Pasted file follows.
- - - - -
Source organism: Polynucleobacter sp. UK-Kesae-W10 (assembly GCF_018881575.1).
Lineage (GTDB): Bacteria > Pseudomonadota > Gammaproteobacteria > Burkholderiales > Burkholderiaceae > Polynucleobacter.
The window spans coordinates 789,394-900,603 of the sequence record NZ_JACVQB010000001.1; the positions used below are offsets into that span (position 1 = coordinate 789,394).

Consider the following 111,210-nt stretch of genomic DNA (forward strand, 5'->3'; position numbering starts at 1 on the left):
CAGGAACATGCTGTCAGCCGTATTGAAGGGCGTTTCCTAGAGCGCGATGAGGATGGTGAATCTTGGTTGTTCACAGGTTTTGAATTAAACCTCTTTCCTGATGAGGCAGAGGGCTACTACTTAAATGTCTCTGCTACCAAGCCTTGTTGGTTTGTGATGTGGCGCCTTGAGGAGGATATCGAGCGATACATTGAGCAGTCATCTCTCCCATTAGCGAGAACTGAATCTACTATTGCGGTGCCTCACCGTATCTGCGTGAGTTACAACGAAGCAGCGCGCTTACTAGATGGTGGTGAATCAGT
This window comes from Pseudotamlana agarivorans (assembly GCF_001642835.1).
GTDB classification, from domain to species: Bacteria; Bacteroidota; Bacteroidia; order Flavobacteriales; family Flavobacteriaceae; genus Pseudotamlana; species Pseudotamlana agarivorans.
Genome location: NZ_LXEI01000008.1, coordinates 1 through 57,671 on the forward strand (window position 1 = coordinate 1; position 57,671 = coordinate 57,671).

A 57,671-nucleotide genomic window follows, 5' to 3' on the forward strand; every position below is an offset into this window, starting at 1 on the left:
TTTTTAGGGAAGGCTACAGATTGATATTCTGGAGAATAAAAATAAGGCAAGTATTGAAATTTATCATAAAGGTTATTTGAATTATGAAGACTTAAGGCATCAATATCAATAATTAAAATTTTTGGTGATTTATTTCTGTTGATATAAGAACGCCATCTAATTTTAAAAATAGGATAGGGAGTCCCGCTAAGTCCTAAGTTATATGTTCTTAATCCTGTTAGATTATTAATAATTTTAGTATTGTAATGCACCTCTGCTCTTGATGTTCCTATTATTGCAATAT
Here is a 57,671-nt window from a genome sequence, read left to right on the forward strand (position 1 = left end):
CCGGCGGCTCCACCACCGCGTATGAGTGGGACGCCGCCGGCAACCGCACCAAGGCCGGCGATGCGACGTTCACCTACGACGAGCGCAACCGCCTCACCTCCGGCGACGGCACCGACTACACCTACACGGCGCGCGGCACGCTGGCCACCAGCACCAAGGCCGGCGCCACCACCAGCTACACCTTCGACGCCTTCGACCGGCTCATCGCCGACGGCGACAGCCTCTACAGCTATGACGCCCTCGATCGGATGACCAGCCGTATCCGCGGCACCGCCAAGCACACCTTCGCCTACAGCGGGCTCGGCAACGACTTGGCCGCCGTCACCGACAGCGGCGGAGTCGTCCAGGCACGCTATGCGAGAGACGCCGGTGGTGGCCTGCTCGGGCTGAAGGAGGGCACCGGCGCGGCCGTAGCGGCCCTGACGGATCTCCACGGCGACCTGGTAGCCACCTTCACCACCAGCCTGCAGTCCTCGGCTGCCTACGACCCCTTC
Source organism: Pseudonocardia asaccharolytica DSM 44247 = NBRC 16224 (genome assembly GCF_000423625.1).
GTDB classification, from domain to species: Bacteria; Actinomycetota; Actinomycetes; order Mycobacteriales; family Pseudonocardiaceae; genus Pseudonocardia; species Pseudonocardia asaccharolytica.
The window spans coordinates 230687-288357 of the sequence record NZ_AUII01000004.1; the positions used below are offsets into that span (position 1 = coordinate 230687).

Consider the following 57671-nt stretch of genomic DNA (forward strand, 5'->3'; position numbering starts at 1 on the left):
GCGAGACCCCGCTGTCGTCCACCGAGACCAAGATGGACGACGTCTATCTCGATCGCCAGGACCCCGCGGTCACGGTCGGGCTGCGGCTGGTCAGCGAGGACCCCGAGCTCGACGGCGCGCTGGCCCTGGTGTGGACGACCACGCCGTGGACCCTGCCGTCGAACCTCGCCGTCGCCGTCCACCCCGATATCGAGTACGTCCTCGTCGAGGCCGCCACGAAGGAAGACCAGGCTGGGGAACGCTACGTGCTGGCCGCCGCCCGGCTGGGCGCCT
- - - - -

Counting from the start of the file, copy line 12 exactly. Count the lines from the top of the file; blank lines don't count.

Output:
CCGGCGGCTCCACCACCGCGTATGAGTGGGACGCCGCCGGCAACCGCACCAAGGCCGGCGATGCGACGTTCACCTACGACGAGCGCAACCGCCTCACCTCCGGCGACGGCACCGACTACACCTACACGGCGCGCGGCACGCTGGCCACCAGCACCAAGGCCGGCGCCACCACCAGCTACACCTTCGACGCCTTCGACCGGCTCATCGCCGACGGCGACAGCCTCTACAGCTATGACGCCCTCGATCGGATGACCAGCCGTATCCGCGGCACCGCCAAGCACACCTTCGCCTACAGCGGGCTCGGCAACGACTTGGCCGCCGTCACCGACAGCGGCGGAGTCGTCCAGGCACGCTATGCGAGAGACGCCGGTGGTGGCCTGCTCGGGCTGAAGGAGGGCACCGGCGCGGCCGTAGCGGCCCTGACGGATCTCCACGGCGACCTGGTAGCCACCTTCACCACCAGCCTGCAGTCCTCGGCTGCCTACGACCCCTTC